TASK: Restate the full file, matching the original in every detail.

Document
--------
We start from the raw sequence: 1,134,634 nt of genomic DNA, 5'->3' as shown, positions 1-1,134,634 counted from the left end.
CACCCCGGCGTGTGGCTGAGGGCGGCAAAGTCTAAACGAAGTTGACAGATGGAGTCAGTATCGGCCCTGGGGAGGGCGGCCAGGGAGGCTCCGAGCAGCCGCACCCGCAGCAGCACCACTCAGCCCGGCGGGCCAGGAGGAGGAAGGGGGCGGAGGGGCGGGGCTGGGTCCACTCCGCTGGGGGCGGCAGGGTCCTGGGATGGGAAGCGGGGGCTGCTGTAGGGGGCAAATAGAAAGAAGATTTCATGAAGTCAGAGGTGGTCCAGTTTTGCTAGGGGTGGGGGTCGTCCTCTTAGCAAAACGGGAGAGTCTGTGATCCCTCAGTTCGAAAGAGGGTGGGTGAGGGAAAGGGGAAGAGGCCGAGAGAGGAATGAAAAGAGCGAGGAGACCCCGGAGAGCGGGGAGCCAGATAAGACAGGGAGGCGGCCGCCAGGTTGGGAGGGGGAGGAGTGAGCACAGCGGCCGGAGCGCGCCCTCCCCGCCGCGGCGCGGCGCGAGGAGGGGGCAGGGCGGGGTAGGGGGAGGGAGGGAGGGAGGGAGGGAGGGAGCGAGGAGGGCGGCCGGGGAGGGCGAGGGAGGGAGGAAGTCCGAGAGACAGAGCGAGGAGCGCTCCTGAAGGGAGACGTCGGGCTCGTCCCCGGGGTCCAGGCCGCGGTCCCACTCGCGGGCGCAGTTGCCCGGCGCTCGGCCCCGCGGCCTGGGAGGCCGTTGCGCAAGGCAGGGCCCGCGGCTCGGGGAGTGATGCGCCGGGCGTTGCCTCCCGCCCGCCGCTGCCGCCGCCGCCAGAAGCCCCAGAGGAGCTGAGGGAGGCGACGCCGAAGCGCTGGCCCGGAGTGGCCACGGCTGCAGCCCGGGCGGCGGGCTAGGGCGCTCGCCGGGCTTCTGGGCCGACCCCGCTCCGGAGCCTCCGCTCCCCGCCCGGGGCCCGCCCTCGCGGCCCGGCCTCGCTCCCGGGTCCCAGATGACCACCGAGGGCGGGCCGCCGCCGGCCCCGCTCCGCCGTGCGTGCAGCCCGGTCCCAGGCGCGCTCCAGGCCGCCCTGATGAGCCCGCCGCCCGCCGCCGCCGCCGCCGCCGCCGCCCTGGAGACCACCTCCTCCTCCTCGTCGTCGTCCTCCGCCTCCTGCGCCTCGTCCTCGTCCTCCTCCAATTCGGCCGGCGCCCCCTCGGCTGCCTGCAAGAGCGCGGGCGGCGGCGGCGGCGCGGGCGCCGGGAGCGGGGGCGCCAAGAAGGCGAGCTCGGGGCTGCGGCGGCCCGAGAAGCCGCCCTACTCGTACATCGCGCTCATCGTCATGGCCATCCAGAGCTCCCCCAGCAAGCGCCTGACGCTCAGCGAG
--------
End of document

We start from the raw sequence: 1,134,634 nt of genomic DNA, 5'->3' as shown, positions 1-1,134,634 counted from the left end.
CACCCCGGCGTGTGGCTGAGGGCGGCAAAGTCTAAACGAAGTTGACAGATGGAGTCAGTATCGGCCCTGGGGAGGGCGGCCAGGGAGGCTCCGAGCAGCCGCACCCGCAGCAGCACCACTCAGCCCGGCGGGCCAGGAGGAGGAAGGGGGCGGAGGGGCGGGGCTGGGTCCACTCCGCTGGGGGCGGCAGGGTCCTGGGATGGGAAGCGGGGGCTGCTGTAGGGGGCAAATAGAAAGAAGATTTCATGAAGTCAGAGGTGGTCCAGTTTTGCTAGGGGTGGGGGTCGTCCTCTTAGCAAAACGGGAGAGTCTGTGATCCCTCAGTTCGAAAGAGGGTGGGTGAGGGAAAGGGGAAGAGGCCGAGAGAGGAATGAAAAGAGCGAGGAGACCCCGGAGAGCGGGGAGCCAGATAAGACAGGGAGGCGGCCGCCAGGTTGGGAGGGGGAGGAGTGAGCACAGCGGCCGGAGCGCGCCCTCCCCGCCGCGGCGCGGCGCGAGGAGGGGGCAGGGCGGGGTAGGGGGAGGGAGGGAGGGAGGGAGGGAGGGAGCGAGGAGGGCGGCCGGGGAGGGCGAGGGAGGGAGGAAGTCCGAGAGACAGAGCGAGGAGCGCTCCTGAAGGGAGACGTCGGGCTCGTCCCCGGGGTCCAGGCCGCGGTCCCACTCGCGGGCGCAGTTGCCCGGCGCTCGGCCCCGCGGCCTGGGAGGCCGTTGCGCAAGGCAGGGCCCGCGGCTCGGGGAGTGATGCGCCGGGCGTTGCCTCCCGCCCGCCGCTGCCGCCGCCGCCAGAAGCCCCAGAGGAGCTGAGGGAGGCGACGCCGAAGCGCTGGCCCGGAGTGGCCACGGCTGCAGCCCGGGCGGCGGGCTAGGGCGCTCGCCGGGCTTCTGGGCCGACCCCGCTCCGGAGCCTCCGCTCCCCGCCCGGGGCCCGCCCTCGCGGCCCGGCCTCGCTCCCGGGTCCCAGATGACCACCGAGGGCGGGCCGCCGCCGGCCCCGCTCCGCCGTGCGTGCAGCCCGGTCCCAGGCGCGCTCCAGGCCGCCCTGATGAGCCCGCCGCCCGCCGCCGCCGCCGCCGCCGCCGCCCTGGAGACCACCTCCTCCTCCTCGTCGTCGTCCTCCGCCTCCTGCGCCTCGTCCTCGTCCTCCTCCAATTCGGCCGGCGCCCCCTCGGCTGCCTGCAAGAGCGCGGGCGGCGGCGGCGGCGCGGGCGCCGGGAGCGGGGGCGCCAAGAAGGCGAGCTCGGGGCTGCGGCGGCCCGAGAAGCCGCCCTACTCGTACATCGCGCTCATCGTCATGGCCATCCAGAGCTCCCCCAGCAAGCGCCTGACGCTCAGCGAG